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The impact of telehealth in clinical practice: Unit C2 Dr Paul Rice David Barrett.

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Presentation on theme: "The impact of telehealth in clinical practice: Unit C2 Dr Paul Rice David Barrett."— Presentation transcript:

1 The impact of telehealth in clinical practice: Unit C2 Dr Paul Rice David Barrett

2 Learning outcomes By the end of this session, you will be able to; – Analyse the evidence base for telemonitoring in long-term conditions – Describe the clinical applications of telemonitoring, telecoaching and teleconsultation in the care of patients with long-term conditions

3 C2/1 Conditions most well-suited for telehealth are; – Heart failure: 1M sufferers in the UK – Chronic Obstructive Pulmonary Disease (COPD): 900k diagnosed, actual figure may be closer to 3M Telehealth also used to support – Diabetes: 2.6M diagnosed in the UK, with figure likely to rise to 4M by 2025 – Hypertension: most common LTC, present in 7.5M people in England The challenge of long-term conditions

4 C2/2 Levels of LTC management DH, 2012

5 C2/3 Think of patients with long-term conditions that you have cared for; – What particular challenges do their LTCs cause them and their families? What characteristics do you see (or would you expect to see) in a high quality LTC care system? The challenge of long-term conditions

6 Ten characteristics of a high performing chronic care system Chris Ham (2010). The ten characteristics of the high performing chronic care system. Health, Economics, Policy and Law, 5, pp 7190 doi:10.1017/S1744133109990120 1.Universal healthcare coverage 2.Care free at the point of delivery 3.Focus on the prevention of ill-health 4.Priority is given to supporting self-management 5.Priority is given to primary care 6.Population management is emphasised 7.Care should be integrated 8.The potential benefits of IT should be exploited 9.Care is co-ordinated effectively 10.Characteristics 1-9 linked as part of a coherent strategy C2/4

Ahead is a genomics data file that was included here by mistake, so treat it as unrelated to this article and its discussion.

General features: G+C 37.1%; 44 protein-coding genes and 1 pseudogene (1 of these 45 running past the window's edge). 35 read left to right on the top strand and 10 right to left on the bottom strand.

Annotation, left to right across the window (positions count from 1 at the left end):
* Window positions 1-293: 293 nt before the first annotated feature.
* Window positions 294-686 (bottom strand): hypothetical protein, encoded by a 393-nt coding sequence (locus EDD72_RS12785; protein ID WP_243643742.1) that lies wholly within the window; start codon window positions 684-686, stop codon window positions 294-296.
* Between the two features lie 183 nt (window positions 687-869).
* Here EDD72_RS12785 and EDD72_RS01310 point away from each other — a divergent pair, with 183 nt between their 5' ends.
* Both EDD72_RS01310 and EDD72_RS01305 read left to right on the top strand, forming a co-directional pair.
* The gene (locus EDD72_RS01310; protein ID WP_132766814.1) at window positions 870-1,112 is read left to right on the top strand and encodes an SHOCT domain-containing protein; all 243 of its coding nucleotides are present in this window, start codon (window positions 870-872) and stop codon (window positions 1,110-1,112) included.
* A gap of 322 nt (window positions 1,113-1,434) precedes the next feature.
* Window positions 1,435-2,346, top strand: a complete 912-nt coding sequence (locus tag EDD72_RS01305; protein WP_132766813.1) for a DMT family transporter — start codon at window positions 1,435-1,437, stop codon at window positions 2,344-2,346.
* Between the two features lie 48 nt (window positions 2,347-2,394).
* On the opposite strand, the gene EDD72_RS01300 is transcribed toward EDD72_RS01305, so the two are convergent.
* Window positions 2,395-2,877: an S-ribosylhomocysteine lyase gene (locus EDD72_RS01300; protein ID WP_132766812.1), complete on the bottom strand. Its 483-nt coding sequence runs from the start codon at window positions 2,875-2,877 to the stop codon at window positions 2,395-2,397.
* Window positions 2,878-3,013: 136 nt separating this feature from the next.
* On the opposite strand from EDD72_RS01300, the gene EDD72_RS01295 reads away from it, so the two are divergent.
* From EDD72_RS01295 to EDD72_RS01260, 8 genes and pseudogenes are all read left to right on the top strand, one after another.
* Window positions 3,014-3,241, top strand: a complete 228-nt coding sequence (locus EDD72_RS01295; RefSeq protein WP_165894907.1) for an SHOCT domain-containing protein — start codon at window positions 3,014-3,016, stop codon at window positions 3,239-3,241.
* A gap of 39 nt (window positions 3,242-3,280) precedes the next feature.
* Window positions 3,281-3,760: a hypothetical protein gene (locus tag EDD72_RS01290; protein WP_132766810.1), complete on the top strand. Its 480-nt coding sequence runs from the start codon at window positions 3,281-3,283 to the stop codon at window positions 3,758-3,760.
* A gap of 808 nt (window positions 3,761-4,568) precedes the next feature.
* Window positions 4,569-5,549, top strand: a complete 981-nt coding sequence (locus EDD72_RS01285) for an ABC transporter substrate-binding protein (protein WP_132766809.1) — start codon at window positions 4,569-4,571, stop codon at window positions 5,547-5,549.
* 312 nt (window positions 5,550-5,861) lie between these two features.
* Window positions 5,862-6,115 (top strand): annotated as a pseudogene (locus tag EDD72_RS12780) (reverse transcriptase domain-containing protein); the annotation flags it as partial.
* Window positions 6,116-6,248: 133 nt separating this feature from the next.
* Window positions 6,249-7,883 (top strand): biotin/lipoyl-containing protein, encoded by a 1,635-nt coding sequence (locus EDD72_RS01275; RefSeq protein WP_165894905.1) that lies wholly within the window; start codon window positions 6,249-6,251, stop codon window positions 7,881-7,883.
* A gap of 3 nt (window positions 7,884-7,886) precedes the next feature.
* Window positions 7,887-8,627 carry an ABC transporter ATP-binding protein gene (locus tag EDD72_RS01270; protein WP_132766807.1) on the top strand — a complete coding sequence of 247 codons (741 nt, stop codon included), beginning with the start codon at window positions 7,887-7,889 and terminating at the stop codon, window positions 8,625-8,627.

7 The spectrum of remote care TelecareTelehealth Convergence C2/5

8 Telecoaching in LTCs Remote provision of education, coaching, support and advice (usually via the telephone) Can be large-scale, population-wide; – Met Office ‘Healthy Outlook’ – NHSD Twitter Feed Can be focused on specific individuals; – Pfizer OwnHealth Pfizer OwnHealth – Barnsley telecoaching service C2/6

9 Telecoaching – “Barnsley Model” Explain programme & benefits Review risk factors Confirm medical conditions Formulate goals and prioritise Review progress towards goals Set goals for next time Check confidence level for achieving goals Coach on barriers, triggers, learn from successes Formulate relapse prevention strategy Invite inbound calls if support needed between calls Patient/client in control of frequency of calls and level of support required C2/7

10 Represents the use of video conferencing to support delivery of care Main applications are; – Overcoming geographical barriers – Overcoming logistical – Overcoming lack of ‘on-site’ specialist support Which of your care interventions would suit teleconsultation? C2/8 Teleconsultation